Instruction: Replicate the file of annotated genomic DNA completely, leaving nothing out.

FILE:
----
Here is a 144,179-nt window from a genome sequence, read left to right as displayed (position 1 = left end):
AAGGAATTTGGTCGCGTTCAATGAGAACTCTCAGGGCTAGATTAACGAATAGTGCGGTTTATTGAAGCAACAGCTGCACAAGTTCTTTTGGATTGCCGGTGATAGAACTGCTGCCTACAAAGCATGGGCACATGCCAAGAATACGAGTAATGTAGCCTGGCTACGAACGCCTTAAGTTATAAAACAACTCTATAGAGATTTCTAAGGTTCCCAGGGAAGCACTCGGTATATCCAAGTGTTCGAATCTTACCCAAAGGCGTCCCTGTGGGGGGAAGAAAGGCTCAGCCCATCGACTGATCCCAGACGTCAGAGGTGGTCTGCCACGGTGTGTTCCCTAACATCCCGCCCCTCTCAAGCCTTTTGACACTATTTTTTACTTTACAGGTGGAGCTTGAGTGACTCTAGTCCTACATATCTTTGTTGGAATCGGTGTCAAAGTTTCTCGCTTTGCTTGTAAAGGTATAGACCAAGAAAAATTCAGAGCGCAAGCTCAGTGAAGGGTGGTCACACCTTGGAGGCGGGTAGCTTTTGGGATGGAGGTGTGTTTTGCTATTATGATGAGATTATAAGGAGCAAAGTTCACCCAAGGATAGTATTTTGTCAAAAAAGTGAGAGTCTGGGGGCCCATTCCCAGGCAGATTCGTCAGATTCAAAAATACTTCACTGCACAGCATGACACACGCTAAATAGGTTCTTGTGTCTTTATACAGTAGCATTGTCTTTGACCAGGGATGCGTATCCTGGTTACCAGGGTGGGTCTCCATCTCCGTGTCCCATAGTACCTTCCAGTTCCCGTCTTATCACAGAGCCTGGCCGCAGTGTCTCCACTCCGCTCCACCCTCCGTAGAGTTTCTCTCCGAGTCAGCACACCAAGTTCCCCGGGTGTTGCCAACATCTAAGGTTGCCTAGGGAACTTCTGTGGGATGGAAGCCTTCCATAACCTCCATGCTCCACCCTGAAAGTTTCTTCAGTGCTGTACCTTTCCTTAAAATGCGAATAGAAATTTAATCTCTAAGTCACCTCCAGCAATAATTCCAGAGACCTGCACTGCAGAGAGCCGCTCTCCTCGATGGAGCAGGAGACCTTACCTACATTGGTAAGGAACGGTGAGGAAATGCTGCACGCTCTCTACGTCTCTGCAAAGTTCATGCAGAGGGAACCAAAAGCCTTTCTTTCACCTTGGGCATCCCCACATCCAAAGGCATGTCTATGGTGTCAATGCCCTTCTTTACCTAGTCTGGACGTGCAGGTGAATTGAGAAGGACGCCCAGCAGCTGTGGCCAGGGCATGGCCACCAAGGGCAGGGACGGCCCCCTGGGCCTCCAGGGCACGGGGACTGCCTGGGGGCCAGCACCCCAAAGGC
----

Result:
Here is a 144,179-nt window from a genome sequence, read left to right as displayed (position 1 = left end):
AAGGAATTTGGTCGCGTTCAATGAGAACTCTCAGGGCTAGATTAACGAATAGTGCGGTTTATTGAAGCAACAGCTGCACAAGTTCTTTTGGATTGCCGGTGATAGAACTGCTGCCTACAAAGCATGGGCACATGCCAAGAATACGAGTAATGTAGCCTGGCTACGAACGCCTTAAGTTATAAAACAACTCTATAGAGATTTCTAAGGTTCCCAGGGAAGCACTCGGTATATCCAAGTGTTCGAATCTTACCCAAAGGCGTCCCTGTGGGGGGAAGAAAGGCTCAGCCCATCGACTGATCCCAGACGTCAGAGGTGGTCTGCCACGGTGTGTTCCCTAACATCCCGCCCCTCTCAAGCCTTTTGACACTATTTTTTACTTTACAGGTGGAGCTTGAGTGACTCTAGTCCTACATATCTTTGTTGGAATCGGTGTCAAAGTTTCTCGCTTTGCTTGTAAAGGTATAGACCAAGAAAAATTCAGAGCGCAAGCTCAGTGAAGGGTGGTCACACCTTGGAGGCGGGTAGCTTTTGGGATGGAGGTGTGTTTTGCTATTATGATGAGATTATAAGGAGCAAAGTTCACCCAAGGATAGTATTTTGTCAAAAAAGTGAGAGTCTGGGGGCCCATTCCCAGGCAGATTCGTCAGATTCAAAAATACTTCACTGCACAGCATGACACACGCTAAATAGGTTCTTGTGTCTTTATACAGTAGCATTGTCTTTGACCAGGGATGCGTATCCTGGTTACCAGGGTGGGTCTCCATCTCCGTGTCCCATAGTACCTTCCAGTTCCCGTCTTATCACAGAGCCTGGCCGCAGTGTCTCCACTCCGCTCCACCCTCCGTAGAGTTTCTCTCCGAGTCAGCACACCAAGTTCCCCGGGTGTTGCCAACATCTAAGGTTGCCTAGGGAACTTCTGTGGGATGGAAGCCTTCCATAACCTCCATGCTCCACCCTGAAAGTTTCTTCAGTGCTGTACCTTTCCTTAAAATGCGAATAGAAATTTAATCTCTAAGTCACCTCCAGCAATAATTCCAGAGACCTGCACTGCAGAGAGCCGCTCTCCTCGATGGAGCAGGAGACCTTACCTACATTGGTAAGGAACGGTGAGGAAATGCTGCACGCTCTCTACGTCTCTGCAAAGTTCATGCAGAGGGAACCAAAAGCCTTTCTTTCACCTTGGGCATCCCCACATCCAAAGGCATGTCTATGGTGTCAATGCCCTTCTTTACCTAGTCTGGACGTGCAGGTGAATTGAGAAGGACGCCCAGCAGCTGTGGCCAGGGCATGGCCACCAAGGGCAGGGACGGCCCCCTGGGCCTCCAGGGCACGGGGACTGCCTGGGGGCCAGCACCCCAAAGGC